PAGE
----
Judy Ashton must be heartily sick of seeing her photo on the front page. Since the tragic, shocking and needless loss of her daughter, Debbie, in a road accident near her home near Richmond six years ago, Mrs Ashton has battled bravely, tenaciously - and very publicly - for justice and to close a significant loophole in the legal system.
Now, with Debbie's inquest finally held and only the reserved findings to be made public before year's end, Judy Ashton is hanging up the gloves in order to focus on something most of her stage of life take for granted: being a grandparent.
Much of Mrs Ashton's "normal" life has been on hold since December 2006, when a recidivist driving offender hurtled over the then notorious "switchbacks", plunging airborne and on the wrong side of the road into a vehicle driven by Debbie, aged just 20 and very close to her driveway.
To lose a child under such circumstances would be devastating enough for any parent to bear. But amplifying the pain and distress immeasurably was the fact that the errant driver, Jonathan Barclay, should never have been able to drive anywhere that day. A month earlier he had appeared in court under an assumed name assigned under the police witness protection scheme and consequently was treated as a first-time offender, even though he was on parole for other crimes. Had his true record been known he almost certainly would have been locked up again rather than being set free - ultimately, with the most tragic of consequences.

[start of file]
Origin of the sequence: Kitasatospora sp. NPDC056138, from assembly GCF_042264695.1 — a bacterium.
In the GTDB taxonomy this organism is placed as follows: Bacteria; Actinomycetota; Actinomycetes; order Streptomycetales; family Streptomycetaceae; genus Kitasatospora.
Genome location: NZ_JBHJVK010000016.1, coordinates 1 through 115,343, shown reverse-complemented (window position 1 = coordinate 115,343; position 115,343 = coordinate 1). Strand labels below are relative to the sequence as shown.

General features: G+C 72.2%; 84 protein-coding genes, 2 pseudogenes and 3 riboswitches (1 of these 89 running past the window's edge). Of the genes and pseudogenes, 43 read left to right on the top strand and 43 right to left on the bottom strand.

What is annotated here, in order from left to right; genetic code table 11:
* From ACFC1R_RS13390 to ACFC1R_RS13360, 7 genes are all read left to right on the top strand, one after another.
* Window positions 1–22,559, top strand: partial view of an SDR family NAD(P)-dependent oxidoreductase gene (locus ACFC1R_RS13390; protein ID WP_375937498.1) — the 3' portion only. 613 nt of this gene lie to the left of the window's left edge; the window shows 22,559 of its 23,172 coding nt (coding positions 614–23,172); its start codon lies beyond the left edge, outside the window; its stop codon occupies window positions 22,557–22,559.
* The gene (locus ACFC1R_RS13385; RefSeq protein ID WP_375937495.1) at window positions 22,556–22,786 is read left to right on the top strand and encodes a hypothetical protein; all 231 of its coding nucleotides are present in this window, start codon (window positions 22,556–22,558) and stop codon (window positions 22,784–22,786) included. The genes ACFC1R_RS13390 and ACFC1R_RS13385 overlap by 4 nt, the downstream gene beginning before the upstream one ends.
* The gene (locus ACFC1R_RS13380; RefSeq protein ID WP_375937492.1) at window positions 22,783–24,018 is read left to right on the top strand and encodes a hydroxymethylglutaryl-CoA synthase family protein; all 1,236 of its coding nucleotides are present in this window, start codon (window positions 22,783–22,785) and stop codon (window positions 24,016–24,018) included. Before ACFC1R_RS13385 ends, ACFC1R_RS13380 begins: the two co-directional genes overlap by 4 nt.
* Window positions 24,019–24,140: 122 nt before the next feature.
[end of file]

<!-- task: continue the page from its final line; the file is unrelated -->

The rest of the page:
Since then the Tasman District Council has installed three speedhumps on the "switchbacks" - a series of hillocks on Paton Rd - which has reduced the appeal as a racetrack, but Mrs Ashton's main battle has been with the justice system itself.
With the power of single-focus and an undeniable grievance, she has chipped away at the justice system in order to prevent a similar set of circumstances aligning itself with an equally tragic outcome. Specifically, her fight was for changes within the justice system to ensure that courts are made aware of the criminal records of people who are under witness protection, and appearing on charges under officially sanctioned, assumed names.
A highlight of her "journey" was a ministerial inquiry which found individual errors within the police and corrections departments left Barclay at large when he should have been locked away.
Evidence of the effectiveness of her campaign came three months ago, coincidentally involving the same thug responsible for her daughter's death. Barclay - still under the witness scheme and living in Hawke's Bay under yet another false name - in August caused an accident which led to a 3-year-old boy being seriously injured. This time the red flag went up and he was recalled to prison, and now faces new serious driving charges.
Obviously the man is a menace to himself and others and should be kept away from vehicles by any means possible. However, it is good to see the system working. The community owes a debt of gratitude to Mrs Ashton. All will feel profound sympathy for her loss and empathy for the position she found herself in - and wish for her a more peaceful and settled future.
- The Nelson Mail